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NSW delivers $440m land tax break to support tenants and landlords

Maja Garaca Djurdjevic
Maja Garaca Djurdjevic
14 April 2020 2 minute readShare

NSW commercial tenants significantly impacted by the coronavirus pandemic have been promised greater protection under a new $440 million land tax relief package announced by the NSW government over the weekend.

The package, which follows the mandatory code of conduct announced by the Prime Minister last week, will offer rent relief in the form of land tax waivers or rebates and a stay on evictions due to rental arrears for those financially disadvantaged by COVID-19. It will also require landlords and tenants to enter into negotiations over rental payments in good faith.

Treasurer Dominic Perrottet explained that the land tax relief is expected to be divided approximately 50-50, with around $220 million going to the commercial sector and a further $220 million expected to benefit the residential sector. 

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Eligible landlords will be able to apply for a land tax concession of up to 25 per cent of their 2020 (calendar year) land tax liability on relevant properties if they pass the saving on to tenants in financial distress through a rent reduction.

“This provides a way forward for tenants and landlords so they can reach an agreement during this difficult period and includes an incentive in the form of a land tax reduction,” Mr Perrottet said.

 

“It’s also important that tenants suffering financial distress as a result of COVID-19 will not be blacklisted for the accrual of rental arrears during this time.”

Eligibility

For commercial tenancies, the policy will apply to business tenants with a turnover of less than $50 million that experience at least a 30 per cent reduction in revenue as a result of the COVID-19 pandemic.

This will include any business with annual turnover of less than $50 million that is eligible for the Commonwealth’s JobKeeper program.

Mr Perrottet said the aim is to help businesses stay afloat and provide greater surety for tenants and landlords.

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“I thank the many landlords who are already supporting their tenants through this period and the banks for showing flexibility with deferring loan repayments — we are all in this together and need to work together,” Mr Perrottet said.

Eligible residential tenants are described as households struggling to make rental payments that have suffered a loss of income equal to or greater than 25 per cent due to COVID-19.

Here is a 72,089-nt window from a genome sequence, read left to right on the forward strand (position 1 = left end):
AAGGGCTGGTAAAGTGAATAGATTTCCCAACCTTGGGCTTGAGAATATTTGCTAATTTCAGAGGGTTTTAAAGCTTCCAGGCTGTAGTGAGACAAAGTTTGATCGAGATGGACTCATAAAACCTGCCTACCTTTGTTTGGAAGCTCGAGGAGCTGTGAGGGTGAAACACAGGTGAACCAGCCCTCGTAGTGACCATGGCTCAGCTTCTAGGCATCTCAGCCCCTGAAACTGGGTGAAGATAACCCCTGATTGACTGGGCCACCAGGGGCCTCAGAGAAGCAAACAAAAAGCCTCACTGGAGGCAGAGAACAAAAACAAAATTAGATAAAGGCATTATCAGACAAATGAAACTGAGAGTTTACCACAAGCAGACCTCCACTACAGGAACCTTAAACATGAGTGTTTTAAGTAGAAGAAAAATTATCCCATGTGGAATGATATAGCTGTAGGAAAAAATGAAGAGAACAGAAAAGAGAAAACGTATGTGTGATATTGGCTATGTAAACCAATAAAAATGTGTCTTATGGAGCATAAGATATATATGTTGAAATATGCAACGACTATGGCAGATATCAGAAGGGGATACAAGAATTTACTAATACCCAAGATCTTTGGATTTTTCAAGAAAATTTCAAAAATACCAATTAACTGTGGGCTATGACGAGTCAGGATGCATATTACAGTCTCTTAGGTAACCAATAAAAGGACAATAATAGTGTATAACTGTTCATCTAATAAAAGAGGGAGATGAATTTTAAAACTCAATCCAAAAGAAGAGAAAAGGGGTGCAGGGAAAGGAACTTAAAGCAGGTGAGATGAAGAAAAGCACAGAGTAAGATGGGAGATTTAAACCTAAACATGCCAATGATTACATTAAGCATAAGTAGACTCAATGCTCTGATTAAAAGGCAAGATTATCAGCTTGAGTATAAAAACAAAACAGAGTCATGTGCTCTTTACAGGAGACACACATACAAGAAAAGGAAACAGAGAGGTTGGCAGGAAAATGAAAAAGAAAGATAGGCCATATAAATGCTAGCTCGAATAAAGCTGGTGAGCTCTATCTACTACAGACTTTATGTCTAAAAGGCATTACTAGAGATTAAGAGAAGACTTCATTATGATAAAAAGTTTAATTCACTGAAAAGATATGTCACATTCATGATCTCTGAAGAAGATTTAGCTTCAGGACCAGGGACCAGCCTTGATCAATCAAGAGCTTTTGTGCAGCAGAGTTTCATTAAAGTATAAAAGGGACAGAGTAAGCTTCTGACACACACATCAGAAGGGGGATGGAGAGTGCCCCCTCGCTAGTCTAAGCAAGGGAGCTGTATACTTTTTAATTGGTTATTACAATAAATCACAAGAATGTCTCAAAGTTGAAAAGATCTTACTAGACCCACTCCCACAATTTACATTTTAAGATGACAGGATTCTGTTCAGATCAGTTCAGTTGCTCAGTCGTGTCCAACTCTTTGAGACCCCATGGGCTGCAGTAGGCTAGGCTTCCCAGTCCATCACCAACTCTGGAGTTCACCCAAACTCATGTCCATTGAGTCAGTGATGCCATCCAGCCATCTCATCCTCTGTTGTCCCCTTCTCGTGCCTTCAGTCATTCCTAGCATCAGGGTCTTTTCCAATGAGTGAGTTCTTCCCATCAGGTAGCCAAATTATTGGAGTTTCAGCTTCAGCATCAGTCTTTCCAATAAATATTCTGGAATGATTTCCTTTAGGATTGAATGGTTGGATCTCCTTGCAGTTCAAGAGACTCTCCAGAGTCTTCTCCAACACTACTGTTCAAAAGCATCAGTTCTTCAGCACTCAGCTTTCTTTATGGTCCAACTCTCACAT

Residential landlords will be eligible for a land tax waiver or rebate of up to 25 per cent if they pass the savings on to tenants in financial distress.

Eviction stay

Also part of the package is a stay on evictions on both residential and commercial leases. 

Minister for Better Regulation and Innovation Kevin Anderson explained that an interim 60-day moratorium will apply on finalising existing matters, or making new applications to the NSW Civil and Administrative Tribunal (NCAT) for forced evictions over rent arrears related to COVID-19.

Tenants will be protected from eviction until NCAT is satisfied that negotiations have concluded. Any unpaid rent will accrue as arrears during this period.

“We know many people are worried about meeting their financial commitments at the moment. That is why we need more stability for tenants and landlords while the new Commonwealth income support payments are rolled out, and landlords talk to their bank about mortgage relief,” Mr Anderson said.

Capacities boosted

To facilitate these changes, and deliver increased mediation and advisory services to commercial parties, the NSW Small Business Commission will be bolstered with extra staff and an injection of $10 million from the $1 billion Working for NSW Fund.

Applauding the package, Finance and Small Business Minister Damien Tudehope said it demonstrated the need for a united effort to endure the COVID-19 pandemic.

“Breathing room on rent is one of the most frequently raised issues by businesses, and we want to ensure we protect retailers and offer landlords an incentive to do so. We also want to ensure retail tenants have more time and options,” Mr Tudehope said.

“For any small business, rent is one of the biggest fixed costs; easing this burden will help operators survive and keep people employed.”

NSW delivers $440m land tax break to support tenants and landlords
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Maja Garaca Djurdjevic
Maja Garaca Djurdjevic

Maja Garaca Djurdjevic is the editor of My Business. 

Maja has an extensive career as a journalist across finance, business and market intelligence. Prior to joining Momentum Media, Maja spent several years unravelling social, political and economic intricacies in Eastern Europe. 

You can email Maja on [email protected] 

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